Q: Why does my toddler ask "why" so many times? She’ll ask “why do you have to go to work?” and I’ll answer that I work so I can get money to help our family, and then she’ll ask “but why do you have to get money?”
A: Because between ages 2 and 3, children develop the cognitive ability to make logical connections between things--to understand why things happen. This is a critical skill that helps them gain a much more complex understanding of how the world works.. When they ask, “why?” they are showing a thirst for knowledge. They want more information. So asking “why” is critical for your child. The more she asks, “why?”, the more she learns.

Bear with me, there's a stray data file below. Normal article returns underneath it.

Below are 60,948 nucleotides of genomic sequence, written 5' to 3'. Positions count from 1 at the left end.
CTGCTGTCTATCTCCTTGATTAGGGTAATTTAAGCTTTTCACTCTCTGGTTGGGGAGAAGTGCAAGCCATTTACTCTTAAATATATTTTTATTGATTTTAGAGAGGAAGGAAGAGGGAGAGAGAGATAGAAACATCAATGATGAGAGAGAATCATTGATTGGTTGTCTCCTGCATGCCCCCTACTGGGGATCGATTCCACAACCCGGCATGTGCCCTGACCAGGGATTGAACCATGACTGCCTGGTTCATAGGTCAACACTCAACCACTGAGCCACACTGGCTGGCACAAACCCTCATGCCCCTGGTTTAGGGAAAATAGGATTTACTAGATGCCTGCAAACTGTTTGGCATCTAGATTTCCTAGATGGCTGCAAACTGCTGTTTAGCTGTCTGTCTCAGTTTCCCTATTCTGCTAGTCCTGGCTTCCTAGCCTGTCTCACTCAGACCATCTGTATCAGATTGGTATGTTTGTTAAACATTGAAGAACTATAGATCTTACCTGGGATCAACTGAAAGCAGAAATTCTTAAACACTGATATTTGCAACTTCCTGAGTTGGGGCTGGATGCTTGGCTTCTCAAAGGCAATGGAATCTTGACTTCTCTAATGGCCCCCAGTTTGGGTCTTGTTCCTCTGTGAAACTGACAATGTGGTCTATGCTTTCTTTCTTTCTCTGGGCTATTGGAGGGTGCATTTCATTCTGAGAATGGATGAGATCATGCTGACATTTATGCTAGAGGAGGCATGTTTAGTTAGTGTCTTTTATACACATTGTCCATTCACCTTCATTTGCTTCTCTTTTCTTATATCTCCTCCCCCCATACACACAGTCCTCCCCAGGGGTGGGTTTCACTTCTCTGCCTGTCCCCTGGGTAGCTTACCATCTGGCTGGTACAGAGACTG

The short answer is to try to be patient with your daughter’s many questions. You are feeding her natural curiosity and increasing her appetite for learning. You are also helping her better understand the meaning of the words she hears and uses in daily conversations, book sharing, and stories.
As your child gets older, you can also try answering some "why" questions with "What do you think?" This gets her wheels turning and nurtures her logical thinking and language skills. Remember to wait patiently for her to think about and share her ideas before rushing in with your “answer.” It is also important to honor her response, even if it’s not correct, and then share the information you have. For example, if she says she thinks that the water in the pot is bubbling because you put bubble bath in it, you might say, “Bubble bath does make bubbles in the water in the tub. But when water bubbles in a pot on the stove like this, it means that it is very, very hot. We call that boiling.”